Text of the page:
Covid-19: An Engineering Approach to Protecting Workers During the Pandemic

With Covid-19 continuing to impact construction sites and workplaces globally, ICE’s latest report is designed to help companies assess virus exposure risk and keep workers safe and healthy.

ICE's guide to protecting construction workers during the pandemic is available now

ICE has released new guidance urging construction firms against a ‘one-size-fits-all’ approach when managing the health, safety and wellbeing of workers amid the ongoing Covid-19 pandemic.

'Covid-19: An Engineering Approach to Protecting Workers During the Pandemic' is designed to be read in conjunction with appropriate statutory guidance and ensure blanket rules and restrictions are not applied across the entire construction industry.

How can workers function safely during a pandemic?

Covid-19 presents particular threats to a population, with certain demographics potentially more prone to the severest outcomes. The report notes that the construction industry must take appropriate measures to protect its workforce and their families, minimise the virus exposure risk and enable the continuation of productive economic work.

Therefore, when reviewing and revising Construction Phase Plans and related risk assessments, taking account of the potential presence of coronavirus and the likelihood of workers contracting Covid-19, employers must engage with individual employees to establish their level of exposure to risk and the appropriateness of protective measures.

Who is the guidance for?

Developed by ICE’s Expert Panel on Safety, Health and Wellbeing, this document is designed to help companies prepare and manage their workplaces in the pandemic, including any reopening and ongoing strategies, complementing the guidance from national organisations such as; the UK’s Construction Leadership Council’s (CLC) standard operating procedures (CLC 2020), the Construction Industry Federation in Ireland (CIF 2020) or Construction Scotland for example.

This guidance document is a curation of the numerous guidance and advice already available, distilled into a practical worker-centred ‘solution finder’ that meets the needs of the public health emergency and the economic crisis, and it encompasses both the principles of prevention and ethically aligned design principles.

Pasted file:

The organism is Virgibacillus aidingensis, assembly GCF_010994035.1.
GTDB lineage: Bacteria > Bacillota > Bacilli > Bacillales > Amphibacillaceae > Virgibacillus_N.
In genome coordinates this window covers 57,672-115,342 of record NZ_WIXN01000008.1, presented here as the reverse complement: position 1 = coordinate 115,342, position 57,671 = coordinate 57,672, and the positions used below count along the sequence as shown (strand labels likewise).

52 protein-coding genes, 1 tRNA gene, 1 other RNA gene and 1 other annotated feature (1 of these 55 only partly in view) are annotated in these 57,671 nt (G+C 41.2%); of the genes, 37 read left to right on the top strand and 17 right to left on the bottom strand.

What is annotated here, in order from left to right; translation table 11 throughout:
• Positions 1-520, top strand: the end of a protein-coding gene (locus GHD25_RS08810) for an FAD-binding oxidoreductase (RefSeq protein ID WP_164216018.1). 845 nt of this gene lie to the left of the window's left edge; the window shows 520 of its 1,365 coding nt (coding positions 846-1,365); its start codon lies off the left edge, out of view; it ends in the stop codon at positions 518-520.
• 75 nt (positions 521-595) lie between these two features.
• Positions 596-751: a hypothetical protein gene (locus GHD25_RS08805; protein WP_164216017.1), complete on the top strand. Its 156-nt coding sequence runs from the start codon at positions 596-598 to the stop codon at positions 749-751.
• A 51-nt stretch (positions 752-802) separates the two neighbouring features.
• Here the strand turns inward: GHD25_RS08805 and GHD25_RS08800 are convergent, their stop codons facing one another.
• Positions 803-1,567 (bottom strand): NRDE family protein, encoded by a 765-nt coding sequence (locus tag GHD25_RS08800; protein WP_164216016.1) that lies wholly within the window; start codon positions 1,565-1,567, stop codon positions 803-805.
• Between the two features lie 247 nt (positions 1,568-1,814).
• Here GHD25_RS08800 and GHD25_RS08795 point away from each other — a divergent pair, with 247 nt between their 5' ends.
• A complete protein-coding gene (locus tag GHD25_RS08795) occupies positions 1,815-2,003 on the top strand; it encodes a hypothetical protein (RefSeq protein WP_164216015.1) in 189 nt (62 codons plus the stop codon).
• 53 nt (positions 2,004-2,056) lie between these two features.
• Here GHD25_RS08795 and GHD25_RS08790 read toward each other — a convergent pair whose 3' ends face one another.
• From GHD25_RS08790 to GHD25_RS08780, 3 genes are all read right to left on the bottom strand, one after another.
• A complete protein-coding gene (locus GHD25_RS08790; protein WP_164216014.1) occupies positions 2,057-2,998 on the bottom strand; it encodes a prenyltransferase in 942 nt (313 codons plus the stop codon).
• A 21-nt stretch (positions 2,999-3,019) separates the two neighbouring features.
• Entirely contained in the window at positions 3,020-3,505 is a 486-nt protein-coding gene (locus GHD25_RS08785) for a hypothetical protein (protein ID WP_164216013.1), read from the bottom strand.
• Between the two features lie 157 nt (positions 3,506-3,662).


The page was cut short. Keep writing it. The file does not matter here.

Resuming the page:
Guidance covers how to deal with the exposure risk when:

  • Planning, designing, and/or carrying out construction work
  • Travelling to and from the workplace
  • Workers are living away from their normal homes

Why is a workplace-specific approach important?

Specific trustworthy sources of advice and guidance can be applied to managing the work process, while dealing with Covid-19 and other transferrable threats to the health of the workforce. This guidance addresses the work activities and resources needed to protect individual workers and their families who are or who may be exposed to the hazard.

It also emphasises how generic rules cannot be applied across all projects and shows how a collaborative construction site-specific approach should be taken to assessing individuals’ exposure to hazards and protecting the workforce.

Comment from the Chair

ICE’s Safety, Health and Wellbeing Panel Chair, Ciaran McAleenan, said: “A top-down, ‘one-size-fits-all’ approach just does not work. As is true with any general safety, health and wellbeing guidance, the control measures need to be tailored to the specific circumstances and the requirements of each workplace, taking into account the number of workers impacted, the layout of the workplace and the demographics of those likely to be affected.

“We must remember that some people are more vulnerable and therefore at greater risk than others, for instance, workers from a minority ethnic background, workers with underlying medical conditions or older workers potentially more prone to the severest outcomes upon contraction of Covid-19.

“There is an opportunity for our industry to use the return to work to support the achievement of UN Sustainable Development Goal 8: ‘Promote sustained, inclusive and sustainable economic growth, full and productive employment and decent work for all’.

“The construction industry and the civil engineering sector in particular can take a lead and show serious initiative by strongly focusing on how, in our recovery planning, we are working to achieve and sustain workers’ mental, physical and economic wellbeing.”

Read the full guide